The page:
Sunday, June 5, 2011

Forgotten Movie Songs #19: "The sun whose rays" from TOPSY-TURVY

This is, of course, not a song that was written for the movies, though it IS one of the cinema's most moving songs. Originally, it is the premier piece set smack dab in the middle of British librettist William S. Gilbert and composer Arthur Sullivan's magnum opus The Mikado, which opened in London in 1885 to astounding applause and then became the team's signature work. Mike Leigh's majestic, lovable, moving 1999 film Topsy-Turvy follows in painstaking detail the story of this production's troubled history. It at once highlights the professional expertise and squabbling contention bandied between Gilbert (Jim Broadbent) and Sullivan (Allan Corduner), and also underlines all the varied facets of board work that stage veteran Leigh himself loves the most, and has transferred to the film world: the peculiar casting, the exalted shaping of story and blocking, the exacting editing and note-giving (there's an uncommonly vibrant scene in the middle of Topsy-Turvy that has Broadbent's Gilbert running through lines with three members of The Mikado's cast, stopping and starting them with detailed directions; I think that this is EXACTLY how the mysterious Leigh works in connection with his own acting crews). Topsy-Turvy is still, and always will be, a tribute to the stage while remaining a categorically cinematic experience.

"The sun whose rays" is a song given to The Mikado's heroine, Yum-Yum, who's the ultra-vain object of desire that sets Gilbert's plot aflame. In Topsy-Turvy (and I'm not giving anything vital away here), the gorgeous song devoted to Yum-Yum's own beauty is saved for this film's VERY final moments (this is the sort of inventiveness that earned Leigh's scripting much acclaim). At the beginning of the clip below, we see actress Shirley Henderson portraying another actress, Leonora Braham, as she stares at a mirror, believing Gilbert's words, and practicing her lines (likely under the influence of the powerful opiate laudanum). This she does right before her Yum-Yum delivers a rafter-shaking, throat-wringing performance, on one night out of a rare many. The whole film is filled with blithe,
back-and-forth comparisons between the actors and the characters they portray while at work; in this way, Topsy-Turvy becomes the actor-worshipping Mike Leigh's most personal film, even if it seems the one that's furthest away from his own experience (Leigh's movies are almost always set his most contemporary London, amongst the doings of the lower- to middle-classes).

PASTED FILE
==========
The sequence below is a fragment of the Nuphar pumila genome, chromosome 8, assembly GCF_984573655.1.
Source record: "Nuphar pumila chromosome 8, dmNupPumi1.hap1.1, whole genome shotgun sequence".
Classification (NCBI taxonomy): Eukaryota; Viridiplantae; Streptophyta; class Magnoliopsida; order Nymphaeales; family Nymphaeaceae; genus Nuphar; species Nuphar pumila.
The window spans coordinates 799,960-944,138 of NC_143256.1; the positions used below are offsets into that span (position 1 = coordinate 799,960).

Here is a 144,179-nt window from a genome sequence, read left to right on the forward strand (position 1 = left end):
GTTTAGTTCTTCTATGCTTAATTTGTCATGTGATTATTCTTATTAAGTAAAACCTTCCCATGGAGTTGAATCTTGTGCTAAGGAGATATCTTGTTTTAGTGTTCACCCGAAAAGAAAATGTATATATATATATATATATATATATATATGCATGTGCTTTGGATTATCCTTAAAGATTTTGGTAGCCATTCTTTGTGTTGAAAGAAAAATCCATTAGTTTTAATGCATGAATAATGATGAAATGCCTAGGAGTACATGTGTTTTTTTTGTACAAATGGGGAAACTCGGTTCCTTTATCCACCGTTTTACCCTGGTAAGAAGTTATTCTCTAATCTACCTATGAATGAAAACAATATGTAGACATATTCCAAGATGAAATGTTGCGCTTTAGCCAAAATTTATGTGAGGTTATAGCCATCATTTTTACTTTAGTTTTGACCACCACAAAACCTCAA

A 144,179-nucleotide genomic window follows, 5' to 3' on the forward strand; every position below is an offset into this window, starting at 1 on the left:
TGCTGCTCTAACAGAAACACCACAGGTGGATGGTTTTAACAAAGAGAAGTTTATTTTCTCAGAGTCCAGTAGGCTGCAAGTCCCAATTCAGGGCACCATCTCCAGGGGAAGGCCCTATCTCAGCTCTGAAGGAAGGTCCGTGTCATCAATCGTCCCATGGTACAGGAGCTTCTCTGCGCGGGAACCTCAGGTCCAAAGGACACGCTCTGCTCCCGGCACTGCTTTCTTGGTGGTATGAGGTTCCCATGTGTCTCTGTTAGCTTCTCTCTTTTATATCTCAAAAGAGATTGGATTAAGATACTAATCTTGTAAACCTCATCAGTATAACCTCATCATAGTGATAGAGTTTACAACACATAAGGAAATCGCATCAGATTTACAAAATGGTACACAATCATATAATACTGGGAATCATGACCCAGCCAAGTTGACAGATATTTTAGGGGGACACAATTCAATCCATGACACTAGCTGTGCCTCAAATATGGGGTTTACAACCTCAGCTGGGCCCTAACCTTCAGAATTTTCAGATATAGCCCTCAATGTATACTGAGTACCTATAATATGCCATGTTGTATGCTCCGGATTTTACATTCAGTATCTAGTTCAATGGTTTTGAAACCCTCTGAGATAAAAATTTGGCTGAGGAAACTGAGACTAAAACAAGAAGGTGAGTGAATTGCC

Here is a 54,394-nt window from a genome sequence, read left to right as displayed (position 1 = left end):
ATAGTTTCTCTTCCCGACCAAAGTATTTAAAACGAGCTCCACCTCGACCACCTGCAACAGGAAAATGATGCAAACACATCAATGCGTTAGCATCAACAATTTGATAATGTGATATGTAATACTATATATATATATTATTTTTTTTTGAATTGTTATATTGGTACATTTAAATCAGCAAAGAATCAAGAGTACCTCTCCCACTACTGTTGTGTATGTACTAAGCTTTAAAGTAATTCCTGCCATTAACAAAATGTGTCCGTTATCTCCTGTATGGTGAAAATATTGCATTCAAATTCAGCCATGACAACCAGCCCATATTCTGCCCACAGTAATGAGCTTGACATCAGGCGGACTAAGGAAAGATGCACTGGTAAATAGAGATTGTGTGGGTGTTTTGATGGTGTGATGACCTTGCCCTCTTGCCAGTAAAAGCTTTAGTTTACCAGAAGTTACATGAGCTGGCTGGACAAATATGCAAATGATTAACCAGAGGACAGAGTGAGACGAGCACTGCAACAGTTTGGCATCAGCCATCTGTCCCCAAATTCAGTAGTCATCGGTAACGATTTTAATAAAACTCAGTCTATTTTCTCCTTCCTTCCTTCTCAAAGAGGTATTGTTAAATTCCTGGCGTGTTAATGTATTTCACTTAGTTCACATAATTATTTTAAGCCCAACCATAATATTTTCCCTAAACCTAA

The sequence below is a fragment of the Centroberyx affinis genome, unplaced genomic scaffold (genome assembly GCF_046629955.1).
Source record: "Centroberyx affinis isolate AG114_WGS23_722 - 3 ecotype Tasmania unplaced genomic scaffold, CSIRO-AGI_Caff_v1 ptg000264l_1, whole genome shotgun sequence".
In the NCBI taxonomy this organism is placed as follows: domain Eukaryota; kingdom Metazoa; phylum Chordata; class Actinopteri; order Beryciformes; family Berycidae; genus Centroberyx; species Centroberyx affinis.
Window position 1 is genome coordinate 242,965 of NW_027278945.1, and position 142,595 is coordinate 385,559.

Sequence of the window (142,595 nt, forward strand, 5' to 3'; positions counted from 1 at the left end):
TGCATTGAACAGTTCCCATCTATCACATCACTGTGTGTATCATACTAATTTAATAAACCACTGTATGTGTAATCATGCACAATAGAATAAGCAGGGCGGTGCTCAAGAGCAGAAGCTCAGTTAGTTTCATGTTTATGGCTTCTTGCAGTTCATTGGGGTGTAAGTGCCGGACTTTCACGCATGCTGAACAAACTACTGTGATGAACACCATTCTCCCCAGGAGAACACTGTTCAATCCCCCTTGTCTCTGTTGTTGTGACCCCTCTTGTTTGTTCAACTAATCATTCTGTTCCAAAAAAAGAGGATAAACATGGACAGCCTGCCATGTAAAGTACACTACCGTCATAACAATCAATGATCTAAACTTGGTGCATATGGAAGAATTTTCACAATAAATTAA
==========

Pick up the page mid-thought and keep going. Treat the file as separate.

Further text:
On this site, I've made no bones about thinking that Mike Leigh is the greatest filmmaker walking the planet. Topsy-Turvy may very well be the ultimate proof. I'm not going to spend a lot of time trying to convince those who haven't seen it of its worth: if you're reading this, uneducated as I was when first seeing the film, and haven't even considered spending the time on watching Topsy-Turvy, you'll feasibly now know enough to go and check the film out, regardless of whether you know who Gilbert and Sullivan are, or whether or not you think you'll enjoy learning a valued lesson. At the same time, if you don't know me from Adam, are you're open-minded and are as cleared for being taught about new things as I still hope I am, I offer this recommendation thanks to Mike Leigh and his crew--including the gorgeous, sensational Shirley Henderson, with her irrepressible voice that's resolutely comparable to none other.

The piece is largely known as "The sun whose rays" (as is the wont of all operatic musical entries; all list their individual songs' first lines as the song titles, just as is practiced with the titles of poems). Its jovial, satirical lyrics are by William S. Gilbert; its imperial music is by Arthur Sullivan; and it's performed by a phenomenal Shirley Henderson. The sequence is elegantly staged in one single long shot by cinematographer Dick Pope and director Mike Leigh, the latter of which now stands as the world's #1 lifelong Gilbert and Sullivan fan. As such, he crafted this indispensable movie called Topsy-Turvy a little more than a century after The Mikado first appeared onstage. As for the song itself: It should be requisite practice for woman or girl who desires to sing onstage or off.

The sun whose rays
Are all ablaze
With ever-living glory,
Does not deny
His majesty--
He scorns to tell a story!
He won't exclaim,
"I blush for shame,
So kindly be indulgent."
But, fierce and bold,
In fiery gold,
He glories all effulgent!

I mean to rule the earth,
As he the sky--
We really know our worth,
The sun and I!
I mean to rule the earth as he the sky.
We really know our worth,
The sun and I.

Observe his flame,
That placid dame,
The moon's Celestial Highness;
There's not a trace
Upon her face
Of diffidence or shyness:
She borrows light
That through the night
Mankind may all acclaim her.
And, truth to tell,
She lights up well
So I, for one, don't blame her.

Ah, pray make no mistake,
We are not shy;
We're very wide awake,
The moon and I!
Ah, pray make no mistake, we are not shy.
We're very wide awake,
The moon and I.

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